1. Lita MacDonald

    I was looking for some advice on how you would handle, coach/team gifts. I am fully committed to contributing to teacher gifts and team gifts for volunteer positions. With that in mind, we have a mother who continually collects for various sporting events and demands that parents contribute a significant amount of $20 each (for 11 girls) to provide a coach gifts (2).

    Others and myself feel strong armed into giving her this money, were perhaps we may only be able to give a smaller amount, or a personal gift ourselves. Others are feeling the amount is too steep, and some do not feel that when you pay for a service and coaches are being paid that a gift is not necessary.

    So, two questions – How to handle this pushy mother and should we address?
    Second, what is the appropriate etiquette regarding gifts? (ie amount and when)
    Thank you,

    • Elizabeth

      I don’t have children, and I’m sure the culture of gift-giving is slightly different in each region (even at each school) – but: no one should dictate to you how much to spend on a gift, and you should feel perfectly welcome to opt out of it if you want. It sounds like this lady wants to give the coaches gifts in excess of $100 each? That seems like a lot. Next time the email goes out or she comes asking, just say “Actually, Beth, thanks but we’ve decided to do our own gifts this year.” Or, if some of the other moms want to go in on something cheaper, you could say, “Thanks, Beth, but a few of us want to go in on something a little more modest this time. We’re going to do our own thing.” That’s it. Don’t open it up for questions, or for her approval. Just let her know if she needs to know.

      As for when to give gifts: Again, that probably has something to do with local tradition. Do you give during the holidays, on his/her birthday, or at the end of the season during an awards ceremony? I would probably save any gift-giving for that moment. I don’t know that it matters that the coaches are paid – people often go above and beyond their compensation. Do you appreciate the work they do with your child? A small token to show your appreciation is never amiss, even if it’s just some homemade cookies or a $5 giftcard to Starbucks.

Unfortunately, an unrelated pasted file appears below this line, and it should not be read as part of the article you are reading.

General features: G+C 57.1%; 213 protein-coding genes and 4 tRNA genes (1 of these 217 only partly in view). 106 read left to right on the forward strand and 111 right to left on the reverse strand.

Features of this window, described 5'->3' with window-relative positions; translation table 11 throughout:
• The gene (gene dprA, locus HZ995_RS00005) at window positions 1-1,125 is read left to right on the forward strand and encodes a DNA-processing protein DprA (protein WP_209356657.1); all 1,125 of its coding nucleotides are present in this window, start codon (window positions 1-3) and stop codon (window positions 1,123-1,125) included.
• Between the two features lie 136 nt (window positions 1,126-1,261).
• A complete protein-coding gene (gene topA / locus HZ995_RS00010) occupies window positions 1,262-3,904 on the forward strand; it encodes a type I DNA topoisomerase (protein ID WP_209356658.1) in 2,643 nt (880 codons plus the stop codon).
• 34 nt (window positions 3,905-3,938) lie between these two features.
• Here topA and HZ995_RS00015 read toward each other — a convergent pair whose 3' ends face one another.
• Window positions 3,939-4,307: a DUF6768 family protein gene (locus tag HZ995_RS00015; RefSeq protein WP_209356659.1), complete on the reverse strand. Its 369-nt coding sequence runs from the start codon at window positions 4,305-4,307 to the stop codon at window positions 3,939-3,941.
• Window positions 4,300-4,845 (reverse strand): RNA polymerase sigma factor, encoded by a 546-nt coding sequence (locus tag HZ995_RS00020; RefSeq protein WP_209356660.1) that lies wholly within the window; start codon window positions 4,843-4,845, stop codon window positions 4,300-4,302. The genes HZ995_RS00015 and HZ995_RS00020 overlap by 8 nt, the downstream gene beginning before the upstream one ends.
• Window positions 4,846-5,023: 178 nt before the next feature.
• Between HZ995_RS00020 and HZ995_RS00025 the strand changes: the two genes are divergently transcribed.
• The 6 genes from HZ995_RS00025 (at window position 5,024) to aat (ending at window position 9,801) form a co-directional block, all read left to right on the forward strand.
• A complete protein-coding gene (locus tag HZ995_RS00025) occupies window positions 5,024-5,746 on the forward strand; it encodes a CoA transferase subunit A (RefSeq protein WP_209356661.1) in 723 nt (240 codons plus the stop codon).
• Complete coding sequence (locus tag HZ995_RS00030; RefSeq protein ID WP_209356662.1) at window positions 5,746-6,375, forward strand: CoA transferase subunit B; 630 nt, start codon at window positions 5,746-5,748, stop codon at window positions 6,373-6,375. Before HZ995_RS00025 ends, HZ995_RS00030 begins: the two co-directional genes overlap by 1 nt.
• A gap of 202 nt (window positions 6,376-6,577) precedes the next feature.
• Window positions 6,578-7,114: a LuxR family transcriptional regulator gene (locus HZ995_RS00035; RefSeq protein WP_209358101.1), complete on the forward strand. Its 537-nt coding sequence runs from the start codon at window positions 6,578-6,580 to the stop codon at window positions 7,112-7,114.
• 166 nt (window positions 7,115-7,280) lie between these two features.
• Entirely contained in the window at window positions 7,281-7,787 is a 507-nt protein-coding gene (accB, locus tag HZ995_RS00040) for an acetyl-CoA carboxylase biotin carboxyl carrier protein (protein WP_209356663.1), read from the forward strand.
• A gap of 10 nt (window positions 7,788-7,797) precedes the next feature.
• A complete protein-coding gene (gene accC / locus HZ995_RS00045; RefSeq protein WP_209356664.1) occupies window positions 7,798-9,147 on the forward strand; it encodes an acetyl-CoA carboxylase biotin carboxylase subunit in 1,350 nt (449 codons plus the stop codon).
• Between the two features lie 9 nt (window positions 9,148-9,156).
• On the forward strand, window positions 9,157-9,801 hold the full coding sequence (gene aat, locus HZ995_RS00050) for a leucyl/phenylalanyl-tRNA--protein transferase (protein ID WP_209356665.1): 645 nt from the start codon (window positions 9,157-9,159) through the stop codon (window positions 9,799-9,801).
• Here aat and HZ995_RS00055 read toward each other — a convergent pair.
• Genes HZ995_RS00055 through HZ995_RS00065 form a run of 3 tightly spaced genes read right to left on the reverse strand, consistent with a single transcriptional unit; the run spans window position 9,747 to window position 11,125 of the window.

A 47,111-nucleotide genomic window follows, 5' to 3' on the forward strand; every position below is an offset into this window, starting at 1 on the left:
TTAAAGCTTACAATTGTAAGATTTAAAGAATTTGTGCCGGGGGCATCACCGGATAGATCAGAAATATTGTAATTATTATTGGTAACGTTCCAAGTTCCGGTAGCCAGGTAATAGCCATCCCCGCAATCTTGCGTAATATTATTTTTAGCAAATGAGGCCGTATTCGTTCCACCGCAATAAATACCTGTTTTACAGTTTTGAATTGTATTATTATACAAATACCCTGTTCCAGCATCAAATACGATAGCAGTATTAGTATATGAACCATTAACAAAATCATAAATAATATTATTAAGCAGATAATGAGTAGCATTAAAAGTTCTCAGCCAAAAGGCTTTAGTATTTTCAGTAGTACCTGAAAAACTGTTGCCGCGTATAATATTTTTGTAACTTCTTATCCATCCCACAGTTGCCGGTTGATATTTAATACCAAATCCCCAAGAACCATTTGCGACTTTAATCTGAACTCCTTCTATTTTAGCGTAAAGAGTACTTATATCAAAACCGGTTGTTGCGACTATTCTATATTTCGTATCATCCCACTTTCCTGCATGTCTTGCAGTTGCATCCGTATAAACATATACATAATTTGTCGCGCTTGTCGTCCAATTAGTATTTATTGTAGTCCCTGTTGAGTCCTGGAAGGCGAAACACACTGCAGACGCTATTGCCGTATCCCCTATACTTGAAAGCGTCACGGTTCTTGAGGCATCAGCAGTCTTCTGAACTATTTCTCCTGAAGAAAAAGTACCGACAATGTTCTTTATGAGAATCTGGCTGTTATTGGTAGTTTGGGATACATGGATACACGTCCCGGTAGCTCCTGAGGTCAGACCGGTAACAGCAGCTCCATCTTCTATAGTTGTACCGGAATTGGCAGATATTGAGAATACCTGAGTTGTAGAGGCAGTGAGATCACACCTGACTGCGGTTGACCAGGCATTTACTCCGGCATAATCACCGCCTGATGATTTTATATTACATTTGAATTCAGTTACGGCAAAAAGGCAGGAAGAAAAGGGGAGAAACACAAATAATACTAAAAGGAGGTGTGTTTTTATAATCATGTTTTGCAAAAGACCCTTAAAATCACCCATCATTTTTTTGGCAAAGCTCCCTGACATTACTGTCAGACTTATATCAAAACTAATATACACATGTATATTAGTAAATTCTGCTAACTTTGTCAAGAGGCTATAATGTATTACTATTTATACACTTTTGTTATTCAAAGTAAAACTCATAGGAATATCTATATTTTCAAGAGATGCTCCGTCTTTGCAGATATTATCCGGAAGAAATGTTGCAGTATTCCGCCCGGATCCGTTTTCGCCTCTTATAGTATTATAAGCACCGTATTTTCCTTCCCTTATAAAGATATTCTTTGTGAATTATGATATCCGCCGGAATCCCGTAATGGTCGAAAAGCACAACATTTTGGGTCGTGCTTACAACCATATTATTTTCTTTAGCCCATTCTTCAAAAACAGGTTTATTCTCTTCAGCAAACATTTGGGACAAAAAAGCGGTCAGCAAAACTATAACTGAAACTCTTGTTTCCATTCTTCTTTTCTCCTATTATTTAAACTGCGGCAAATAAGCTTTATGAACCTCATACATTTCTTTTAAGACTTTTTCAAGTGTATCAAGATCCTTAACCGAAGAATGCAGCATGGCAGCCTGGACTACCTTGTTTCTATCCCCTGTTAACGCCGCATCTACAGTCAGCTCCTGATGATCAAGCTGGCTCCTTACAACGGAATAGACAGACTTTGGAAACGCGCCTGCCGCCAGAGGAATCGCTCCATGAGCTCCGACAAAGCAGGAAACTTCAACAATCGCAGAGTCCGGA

• Country Girl

        Yes, paid or not, it is completely appropriate to show your appreciation for a coach with a gift at the end of the season. I agree with Elizabeth that if completely strong-armed, just saying you are buying an individual gift might be a good idea. But, have any of the parents first tried talking with this mom about purchasing a smaller ticket gift? Or even making a gift? If parents have already spoken out against the high amount, then she isn’t being considerate, but if everyone is just going along with the $20 then she may have no idea that this is out of anyone’s price range. In this case it wouldn’t be polite to blindside her by arranging a separate gift that other parents are getting together on. (That also wouldn’t promote much in the way of teamwork to your children.)

        My dad has been a high school coach for years, and I can give you a couple of ideas from items he has received over the years that weren’t terribly expensive. A towel with his name embroidered, flowers, gift certificate for dinner at a local eatery, nalgene bottle with the team printed on it, Thank You placard or sport clock signed by the team. All these items were less than $50, some well under that. Another idea, you may suggest giving a gift baskets where each player/family gets to contribute an item for each coach. That would be something neat. Then each player or family could give what they could afford whether that was homemade cookies or an extravagant certificate. You could then have one card that each contributing player signs so it is not obvious who gave what.

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